- For just over a decade at the beginning of the 1900’s there was a law preventing any building being built higher than the Capitol. Although that law has long been repealed, there are still only 4 buildings in Washington DC that are higher than the Capitol: The Washington Monument, Basilica of the National Shrine of the Immaculate Conception, the Old Post Office and the Washington National Cathedral.
If you take the Segway tour in winter, you’ll hit the Washington Monument around sunset when you’ll be able to get that perfect picture of the monument reflecting in the reflecting pool.
- The Washington Monument is the tallest structure in Washington DC.
- It was the world’s tallest man-made structure until the Eiffel Tower was completed in 1889.
- Look closely and you’ll see that the stone of the monument is in two shades. That’s because there was a two decade building hiatus during the Civil War. When construction work continued, a different stone was used to complete the monument.
Planning your trip
I used the USA Lonely Planet Guidebook to plan my trip because I was on a longer USA trip. Although it’s not filled with pictures, it’s got all the details you need including train and bus routes and times as well as local maps. If you prefer something more visual, check out the DK Eyewitness Guide for the USA which has great images and 3D guides to major sites.
Of all the monuments in Washington DC, the Lincoln Memorial is my favourite and arguably the most grand.
- It was from the steps of the Lincoln Memorial that Martin Luther King delivered his “I have a dream…” speech on 28 August 1963.
- After President Lincoln was assassinated, plaster cast masks were made of his hands and face and it was those casts that were used to later create the likeness for the memorial (a bit creepy if you ask me!)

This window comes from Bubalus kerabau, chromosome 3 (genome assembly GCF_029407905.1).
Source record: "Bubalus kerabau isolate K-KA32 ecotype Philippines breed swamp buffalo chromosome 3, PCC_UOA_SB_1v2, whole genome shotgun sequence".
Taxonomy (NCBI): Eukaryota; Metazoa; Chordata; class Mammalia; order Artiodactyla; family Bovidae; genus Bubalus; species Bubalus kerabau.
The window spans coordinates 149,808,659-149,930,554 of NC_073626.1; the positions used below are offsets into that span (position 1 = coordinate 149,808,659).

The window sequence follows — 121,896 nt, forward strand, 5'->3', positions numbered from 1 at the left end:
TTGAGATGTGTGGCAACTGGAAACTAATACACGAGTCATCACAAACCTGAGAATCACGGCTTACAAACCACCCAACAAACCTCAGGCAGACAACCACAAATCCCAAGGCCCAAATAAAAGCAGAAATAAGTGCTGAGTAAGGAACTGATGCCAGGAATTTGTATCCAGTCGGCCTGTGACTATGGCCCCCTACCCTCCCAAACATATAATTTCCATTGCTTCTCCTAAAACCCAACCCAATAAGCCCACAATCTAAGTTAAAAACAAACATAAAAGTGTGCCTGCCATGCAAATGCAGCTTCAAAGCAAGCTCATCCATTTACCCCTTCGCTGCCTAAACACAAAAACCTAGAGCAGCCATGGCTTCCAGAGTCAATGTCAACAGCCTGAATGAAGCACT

Prefer to take a guided tour?
If you’d rather have someone else show you around all of Washington DC’s main sites, there are plenty of one day guided tours on offer:
- Washington DC in One Day Sightseeing Tour – an all day tour with stops at the White House, Capitol Building, Washington Monument, Vietnam Memorial and more, as well as a one-hour private boat cruise along the Potomac River.
- VIP Washington DC Tour – including all of the main sites (as above), the Potomac River boat cruise plus priority access to go inside the U.S. Capitol Building and the National Archives Building.
Alternatively, you can book a day ticket for either the Hop-On Hop-Off Trolley City Tour or the Hop-On Hop-Off Open-Top Bus Tour to take in the main sites at your own speed with live comentary from a knowledge onboard tour guide.
You can also take an Evening Trolly Tour when the weather has cooled down (during summer months) and the city is beautifully illuminated at night.
Vietnam Veterans Memorial
I always find war memorials haunting but Washington DC is not short on dedications to those who have fought and lost their lives in battle, so it’s almost inevitable that you’ll find yourself at one war memorial or another during your visit to the capital. In my opinion, the Vietnam Veterans memorial, with its stark, black marble, is absolutely one of the most striking you’ll see.